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UK: London Congestion Tax Accused of Greenwashing
Volvo Cars asks London congestion tax exemptions to be based on real emissions, not an arbitrary preference for hybrids.

Volvo letter
The head of Volvo Cars Europe yesterday wrote to London Mayor Boris Johnson urging him to eliminate the "apparent injustice" of giving a free ride into London to the owners of hybrid automobiles. Volvo argued that although the hybrid preference may have made sense in the past, advances in internal combustion technology have made conventional engines cleaner than ever.

"It is Volvo's belief that, in its current structure, the London congestion charge unfairly benefits hybrid-powered cars at the expense of drivers choosing normal internal combustion-powered ones with similar levels of emissions," Stuart Kerr, Regional President for Volvo Europe wrote. "We now find ourselves in a situation where conventional cars can deliver equivalent, and in some cases, better levels of emissions than the hybrid cars that still receive an exemption from the charge."

In 2003, London began imposing a charge, now £8 (US $13), on drivers entering the downtown area. Then-Mayor Ken Livingstone exempted hybrid vehicles such as the Toyota Prius so that the tax, which generated £268 million (US $439 million) in revenue in 2007, would appear to be an environmentally friendly program. Livingstone promised this proposal would deliver large reductions in carbon dioxide, and even proposed an extra £25 (US $40) tax on certain sports and luxury cars based solely on CO2 emissions. Upon taking office, Mayor Johnson killed the extra CO2 tax.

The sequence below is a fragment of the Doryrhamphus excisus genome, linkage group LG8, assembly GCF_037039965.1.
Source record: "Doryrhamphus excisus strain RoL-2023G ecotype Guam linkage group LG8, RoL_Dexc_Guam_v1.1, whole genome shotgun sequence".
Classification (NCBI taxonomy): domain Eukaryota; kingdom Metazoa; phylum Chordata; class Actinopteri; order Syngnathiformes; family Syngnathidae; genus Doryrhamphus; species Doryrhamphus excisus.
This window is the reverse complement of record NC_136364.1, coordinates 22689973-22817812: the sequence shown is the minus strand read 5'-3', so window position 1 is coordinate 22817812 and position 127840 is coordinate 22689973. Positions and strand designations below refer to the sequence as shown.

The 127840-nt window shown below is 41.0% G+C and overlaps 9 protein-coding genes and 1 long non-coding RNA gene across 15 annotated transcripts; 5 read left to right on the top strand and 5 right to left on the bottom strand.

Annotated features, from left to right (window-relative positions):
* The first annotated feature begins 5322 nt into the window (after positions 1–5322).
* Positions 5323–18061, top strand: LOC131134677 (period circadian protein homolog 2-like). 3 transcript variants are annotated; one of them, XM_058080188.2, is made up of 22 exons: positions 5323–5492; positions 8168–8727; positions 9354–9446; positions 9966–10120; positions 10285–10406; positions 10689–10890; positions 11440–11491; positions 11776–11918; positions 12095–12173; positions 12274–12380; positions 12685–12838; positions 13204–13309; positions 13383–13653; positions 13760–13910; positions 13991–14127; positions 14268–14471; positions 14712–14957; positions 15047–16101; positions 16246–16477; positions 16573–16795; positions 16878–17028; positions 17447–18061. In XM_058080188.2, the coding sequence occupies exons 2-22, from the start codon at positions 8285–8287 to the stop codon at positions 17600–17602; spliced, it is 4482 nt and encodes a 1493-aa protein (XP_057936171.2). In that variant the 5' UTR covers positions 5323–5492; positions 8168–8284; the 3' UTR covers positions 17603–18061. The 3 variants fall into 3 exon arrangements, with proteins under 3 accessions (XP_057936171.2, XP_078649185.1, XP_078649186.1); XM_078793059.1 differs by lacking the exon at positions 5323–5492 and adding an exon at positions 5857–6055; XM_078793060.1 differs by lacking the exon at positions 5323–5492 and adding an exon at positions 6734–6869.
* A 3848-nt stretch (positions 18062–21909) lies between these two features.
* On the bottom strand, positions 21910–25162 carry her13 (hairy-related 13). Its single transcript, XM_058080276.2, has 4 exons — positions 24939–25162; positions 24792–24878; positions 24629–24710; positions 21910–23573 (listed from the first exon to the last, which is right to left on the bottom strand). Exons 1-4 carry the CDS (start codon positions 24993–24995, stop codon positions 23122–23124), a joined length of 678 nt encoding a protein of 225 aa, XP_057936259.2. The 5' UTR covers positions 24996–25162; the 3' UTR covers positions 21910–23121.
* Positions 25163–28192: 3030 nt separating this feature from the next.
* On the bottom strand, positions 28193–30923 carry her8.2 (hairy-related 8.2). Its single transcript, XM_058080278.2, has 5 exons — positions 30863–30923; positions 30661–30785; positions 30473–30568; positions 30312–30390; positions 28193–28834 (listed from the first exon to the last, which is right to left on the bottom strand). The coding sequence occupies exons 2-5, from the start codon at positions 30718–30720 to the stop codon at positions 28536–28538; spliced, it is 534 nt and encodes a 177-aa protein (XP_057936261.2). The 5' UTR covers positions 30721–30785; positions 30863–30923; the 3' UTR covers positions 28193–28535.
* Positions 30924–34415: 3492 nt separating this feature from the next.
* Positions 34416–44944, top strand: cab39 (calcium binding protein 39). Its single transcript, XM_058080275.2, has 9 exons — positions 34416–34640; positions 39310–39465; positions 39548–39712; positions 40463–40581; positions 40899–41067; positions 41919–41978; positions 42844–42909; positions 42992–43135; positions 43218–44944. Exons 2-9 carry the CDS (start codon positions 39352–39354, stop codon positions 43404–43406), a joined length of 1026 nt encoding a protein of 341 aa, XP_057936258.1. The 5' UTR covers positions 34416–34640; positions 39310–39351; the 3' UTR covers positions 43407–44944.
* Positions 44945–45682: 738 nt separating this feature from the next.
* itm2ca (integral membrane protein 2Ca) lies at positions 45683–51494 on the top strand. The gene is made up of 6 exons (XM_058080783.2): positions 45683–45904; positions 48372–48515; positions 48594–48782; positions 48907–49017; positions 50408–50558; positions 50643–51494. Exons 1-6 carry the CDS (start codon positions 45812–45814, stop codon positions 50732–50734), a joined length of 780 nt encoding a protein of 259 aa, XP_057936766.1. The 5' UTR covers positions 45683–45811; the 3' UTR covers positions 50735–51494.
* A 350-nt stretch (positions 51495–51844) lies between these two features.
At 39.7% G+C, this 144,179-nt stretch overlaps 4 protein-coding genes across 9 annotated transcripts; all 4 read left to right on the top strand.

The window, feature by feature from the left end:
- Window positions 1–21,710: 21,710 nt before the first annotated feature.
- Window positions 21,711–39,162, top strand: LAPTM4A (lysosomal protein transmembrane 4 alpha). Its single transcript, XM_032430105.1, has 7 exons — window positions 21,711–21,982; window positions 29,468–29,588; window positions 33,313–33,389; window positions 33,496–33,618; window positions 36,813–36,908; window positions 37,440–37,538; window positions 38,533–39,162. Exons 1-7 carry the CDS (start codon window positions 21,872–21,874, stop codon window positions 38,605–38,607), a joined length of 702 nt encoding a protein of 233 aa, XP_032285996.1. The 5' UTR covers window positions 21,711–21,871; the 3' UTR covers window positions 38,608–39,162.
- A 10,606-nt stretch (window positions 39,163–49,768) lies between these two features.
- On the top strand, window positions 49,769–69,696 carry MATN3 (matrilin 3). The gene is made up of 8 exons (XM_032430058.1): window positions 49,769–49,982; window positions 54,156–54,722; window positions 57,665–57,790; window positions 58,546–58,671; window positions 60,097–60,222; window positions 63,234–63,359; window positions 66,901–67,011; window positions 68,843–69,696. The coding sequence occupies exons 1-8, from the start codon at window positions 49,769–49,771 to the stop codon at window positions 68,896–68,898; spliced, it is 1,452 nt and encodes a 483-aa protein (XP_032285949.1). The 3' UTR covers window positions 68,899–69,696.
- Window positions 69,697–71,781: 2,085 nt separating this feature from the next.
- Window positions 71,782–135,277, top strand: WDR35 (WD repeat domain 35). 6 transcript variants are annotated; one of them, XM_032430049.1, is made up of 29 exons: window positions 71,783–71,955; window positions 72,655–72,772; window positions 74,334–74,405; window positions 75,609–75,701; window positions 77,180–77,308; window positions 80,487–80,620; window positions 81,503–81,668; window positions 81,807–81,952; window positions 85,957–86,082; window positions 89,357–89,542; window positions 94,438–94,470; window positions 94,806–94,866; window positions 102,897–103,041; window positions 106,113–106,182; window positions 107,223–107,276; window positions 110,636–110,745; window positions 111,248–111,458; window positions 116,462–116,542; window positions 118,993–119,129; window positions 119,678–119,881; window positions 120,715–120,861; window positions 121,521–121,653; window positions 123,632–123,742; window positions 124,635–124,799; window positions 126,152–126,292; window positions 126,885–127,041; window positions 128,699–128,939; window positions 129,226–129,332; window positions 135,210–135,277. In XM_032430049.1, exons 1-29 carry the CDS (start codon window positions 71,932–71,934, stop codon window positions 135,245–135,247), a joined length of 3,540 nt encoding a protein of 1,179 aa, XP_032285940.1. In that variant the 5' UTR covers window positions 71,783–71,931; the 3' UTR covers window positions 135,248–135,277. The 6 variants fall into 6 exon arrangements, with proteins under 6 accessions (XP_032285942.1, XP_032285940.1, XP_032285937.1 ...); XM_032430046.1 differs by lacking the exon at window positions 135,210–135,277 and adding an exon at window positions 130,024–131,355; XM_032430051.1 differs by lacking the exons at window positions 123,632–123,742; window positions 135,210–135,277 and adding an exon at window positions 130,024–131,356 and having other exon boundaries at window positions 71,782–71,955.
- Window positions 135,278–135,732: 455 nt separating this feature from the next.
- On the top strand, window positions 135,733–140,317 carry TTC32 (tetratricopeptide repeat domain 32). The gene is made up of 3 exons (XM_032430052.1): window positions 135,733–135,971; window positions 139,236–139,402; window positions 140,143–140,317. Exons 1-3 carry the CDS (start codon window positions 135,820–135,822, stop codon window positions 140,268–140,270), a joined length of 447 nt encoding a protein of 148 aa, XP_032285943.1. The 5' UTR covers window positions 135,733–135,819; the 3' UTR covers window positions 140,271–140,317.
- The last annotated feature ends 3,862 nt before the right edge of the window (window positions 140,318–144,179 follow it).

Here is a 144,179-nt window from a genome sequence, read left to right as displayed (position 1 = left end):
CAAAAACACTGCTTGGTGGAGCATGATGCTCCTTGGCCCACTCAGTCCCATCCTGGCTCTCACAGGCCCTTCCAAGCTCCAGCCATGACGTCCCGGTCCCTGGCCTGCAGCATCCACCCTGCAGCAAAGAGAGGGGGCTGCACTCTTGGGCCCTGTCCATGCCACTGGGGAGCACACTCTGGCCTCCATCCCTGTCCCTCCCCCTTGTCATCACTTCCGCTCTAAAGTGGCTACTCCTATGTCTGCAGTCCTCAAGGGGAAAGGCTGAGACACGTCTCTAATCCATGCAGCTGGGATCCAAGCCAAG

Carbon dioxide is a naturally occurring gas generated by animals that is essential to life. Roadside measurements of oxides of nitrogen over a period of four years showed congestion charging in London did nothing to reduce these pollutants, which are actually harmful to air quality.

Volvo sees a problem that the charge is not based on results, but a favored technology. The company insists that thirteen non-hybrid car models on sale in England best the celebrated Toyota Prius, which creates carbon dioxide at a rate of 105 grams per kilometer driven. The list of "cleaner" cars includes Volvo's own S40 DRIVe, a similarly sized vehicle that, unlike the Prius, is subject to the congestion tax. Worse in Volvo's view, models like the C30 Sportscoupe and V50 Sportswagon generate 85 percent less carbon dioxide at the tailpipe than the exempt Lexus 400h hybrid.

"I appreciate that the removal of the congestion charge for all low-emitting cars would have considerable financial implications for Transport for London but at Volvo, we believe in one rule for one, one rule for all," Kerr wrote.

Although Mayor Johnson has made statements favorable to removing the congestion tax, his predecessor locked in a contract giving IBM the right to collect the charge until the year 2014 unless city exercises a buyout clause that would cost taxpayers millions.

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